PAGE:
Tag Archives | dehydrating fruit

Dehydrating Meyer Lemons and Limes

dehydrating lemons

It’s been spring for more than two weeks now, but today I finally felt it. I walked to work without a coat, though my down-the-hall neighbor did raise an eyebrow at my wardrobe choice as we rode the elevator downstairs together (my mother need not worry, living in a building with hundreds of retired Jewish women means I never lack for vocal commentary on my seasonal appropriateness. I have been told to go home and get an umbrella on multiple occasions).

dehydrating lemons

Last week, before this balmy weather arrived, I was doing everything I could to brighten both my mood and the state of the kitchen and so tackled one final citrus preservation project. This one is so easy that I feel a little silly even mentioning it, but the pictures came out so nicely that it would be a shame not to share them.

dehydrating lemons

I scrubbed two pounds of citrus (half Meyer lemons, half limes), dried them and cut them into slices between 1/4 and 1/2 inch thick. I pulled out my very basic dehydrator, laid the slices out on the trays and dehydrated them for 18 hours on the 135 degree setting.

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Stashed in tightly sealed jars, these slices should last for a very long time. I like to pop one into the water bottle I use each day, so that it rehydrates and gently scents the water with the flavor of fruit.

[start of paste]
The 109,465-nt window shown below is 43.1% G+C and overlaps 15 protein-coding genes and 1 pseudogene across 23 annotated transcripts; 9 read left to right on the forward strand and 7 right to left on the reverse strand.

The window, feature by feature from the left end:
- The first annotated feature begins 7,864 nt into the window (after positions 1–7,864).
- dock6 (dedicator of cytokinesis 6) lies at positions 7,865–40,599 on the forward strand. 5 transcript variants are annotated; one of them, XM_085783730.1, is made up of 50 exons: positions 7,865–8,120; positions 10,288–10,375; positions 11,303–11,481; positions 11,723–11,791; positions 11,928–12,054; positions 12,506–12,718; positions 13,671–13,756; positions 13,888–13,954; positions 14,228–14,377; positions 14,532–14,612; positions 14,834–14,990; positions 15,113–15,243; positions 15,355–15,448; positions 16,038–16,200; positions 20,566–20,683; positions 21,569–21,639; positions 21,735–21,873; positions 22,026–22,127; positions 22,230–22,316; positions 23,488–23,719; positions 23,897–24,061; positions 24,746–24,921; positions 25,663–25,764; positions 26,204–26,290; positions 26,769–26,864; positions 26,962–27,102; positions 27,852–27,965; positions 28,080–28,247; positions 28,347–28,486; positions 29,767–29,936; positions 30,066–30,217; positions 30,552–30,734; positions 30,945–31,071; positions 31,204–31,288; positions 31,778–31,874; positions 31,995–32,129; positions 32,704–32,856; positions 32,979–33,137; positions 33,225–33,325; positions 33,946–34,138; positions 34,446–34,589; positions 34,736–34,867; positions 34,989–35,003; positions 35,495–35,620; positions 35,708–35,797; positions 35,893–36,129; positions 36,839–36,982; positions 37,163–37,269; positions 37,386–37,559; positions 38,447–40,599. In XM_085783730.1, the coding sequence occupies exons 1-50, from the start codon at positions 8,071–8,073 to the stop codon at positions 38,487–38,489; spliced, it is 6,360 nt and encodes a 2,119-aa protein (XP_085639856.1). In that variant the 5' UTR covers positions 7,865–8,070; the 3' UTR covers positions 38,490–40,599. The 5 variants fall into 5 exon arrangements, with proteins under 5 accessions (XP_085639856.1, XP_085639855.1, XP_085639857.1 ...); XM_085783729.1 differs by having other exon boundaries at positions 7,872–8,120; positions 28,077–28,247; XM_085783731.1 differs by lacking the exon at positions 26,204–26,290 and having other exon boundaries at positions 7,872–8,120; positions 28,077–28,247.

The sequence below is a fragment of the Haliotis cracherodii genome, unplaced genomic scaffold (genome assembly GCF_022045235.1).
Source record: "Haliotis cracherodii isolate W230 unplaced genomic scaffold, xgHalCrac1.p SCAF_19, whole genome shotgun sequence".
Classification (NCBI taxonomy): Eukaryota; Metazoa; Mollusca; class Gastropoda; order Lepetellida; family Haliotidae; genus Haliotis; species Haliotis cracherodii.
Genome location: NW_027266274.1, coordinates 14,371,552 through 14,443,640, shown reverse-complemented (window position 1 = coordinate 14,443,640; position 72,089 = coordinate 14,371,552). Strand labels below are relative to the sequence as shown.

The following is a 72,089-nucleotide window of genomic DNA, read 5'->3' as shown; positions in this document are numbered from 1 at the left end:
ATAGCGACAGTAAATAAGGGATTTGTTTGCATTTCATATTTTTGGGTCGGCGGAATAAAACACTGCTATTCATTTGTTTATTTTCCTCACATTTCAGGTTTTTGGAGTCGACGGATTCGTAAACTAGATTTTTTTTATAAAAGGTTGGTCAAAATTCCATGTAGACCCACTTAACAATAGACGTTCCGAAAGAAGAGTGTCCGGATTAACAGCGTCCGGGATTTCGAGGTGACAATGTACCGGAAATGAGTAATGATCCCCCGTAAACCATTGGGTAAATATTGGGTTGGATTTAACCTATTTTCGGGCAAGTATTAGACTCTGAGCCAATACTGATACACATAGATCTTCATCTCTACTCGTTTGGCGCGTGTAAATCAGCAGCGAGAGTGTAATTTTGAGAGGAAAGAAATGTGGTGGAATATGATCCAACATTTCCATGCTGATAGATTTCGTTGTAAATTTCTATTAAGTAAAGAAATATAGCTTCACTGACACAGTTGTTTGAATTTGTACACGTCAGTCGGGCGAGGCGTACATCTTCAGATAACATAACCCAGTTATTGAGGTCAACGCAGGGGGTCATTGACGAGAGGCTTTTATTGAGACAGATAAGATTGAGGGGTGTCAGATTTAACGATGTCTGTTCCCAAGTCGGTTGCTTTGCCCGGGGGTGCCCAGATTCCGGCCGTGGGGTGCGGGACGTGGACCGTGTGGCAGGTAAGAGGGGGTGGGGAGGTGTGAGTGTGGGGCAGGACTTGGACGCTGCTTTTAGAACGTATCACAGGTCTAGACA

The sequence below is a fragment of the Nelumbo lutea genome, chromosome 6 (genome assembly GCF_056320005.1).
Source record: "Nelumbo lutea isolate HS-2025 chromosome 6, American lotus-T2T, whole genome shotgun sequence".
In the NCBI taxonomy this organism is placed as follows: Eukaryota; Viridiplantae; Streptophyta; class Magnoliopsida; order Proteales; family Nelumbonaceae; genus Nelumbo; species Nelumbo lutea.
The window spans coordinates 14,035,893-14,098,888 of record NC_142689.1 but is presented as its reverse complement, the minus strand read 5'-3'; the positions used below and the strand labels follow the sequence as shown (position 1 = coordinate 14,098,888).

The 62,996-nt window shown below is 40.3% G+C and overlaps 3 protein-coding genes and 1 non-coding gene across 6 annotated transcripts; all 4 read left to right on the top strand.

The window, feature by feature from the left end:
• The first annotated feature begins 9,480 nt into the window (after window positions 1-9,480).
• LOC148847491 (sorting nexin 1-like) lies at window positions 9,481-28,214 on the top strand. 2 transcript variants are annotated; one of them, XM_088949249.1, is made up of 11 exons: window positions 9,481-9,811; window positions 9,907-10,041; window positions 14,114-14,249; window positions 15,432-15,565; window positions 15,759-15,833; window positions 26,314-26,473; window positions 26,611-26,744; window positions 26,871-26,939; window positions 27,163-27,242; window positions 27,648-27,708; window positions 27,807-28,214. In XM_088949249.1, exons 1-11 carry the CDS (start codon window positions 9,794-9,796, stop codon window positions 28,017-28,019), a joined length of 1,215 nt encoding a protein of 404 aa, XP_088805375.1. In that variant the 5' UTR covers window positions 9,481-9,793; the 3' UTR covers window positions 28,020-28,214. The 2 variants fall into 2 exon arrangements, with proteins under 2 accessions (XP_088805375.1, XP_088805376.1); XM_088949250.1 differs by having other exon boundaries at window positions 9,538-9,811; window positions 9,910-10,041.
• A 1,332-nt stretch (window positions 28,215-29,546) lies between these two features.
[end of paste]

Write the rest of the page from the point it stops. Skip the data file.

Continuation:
A few thoughts. If you do this, make sure to keep them going until they are entirely dry. Leaving them with any liquid means you run the risk of having them go bad quite soon. Store them out of the sunlight to further extend their lifespan. The one thing I haven’t done yet that I’m planning on trying is to pulverize them in a food process or blender and see if I can’t make citrus powder with them. I think that would be a nice touch in salad dressings and other good stuff.

If you don’t have a dehydrator, I’ve heard that you can achieve a similar effect in a very low oven (I have not tried it, but Kevin West has). Make sure to put the fruit on a rack so that the air can circulate and moisture can evaporate. I bet a convection oven would do a good job as well.

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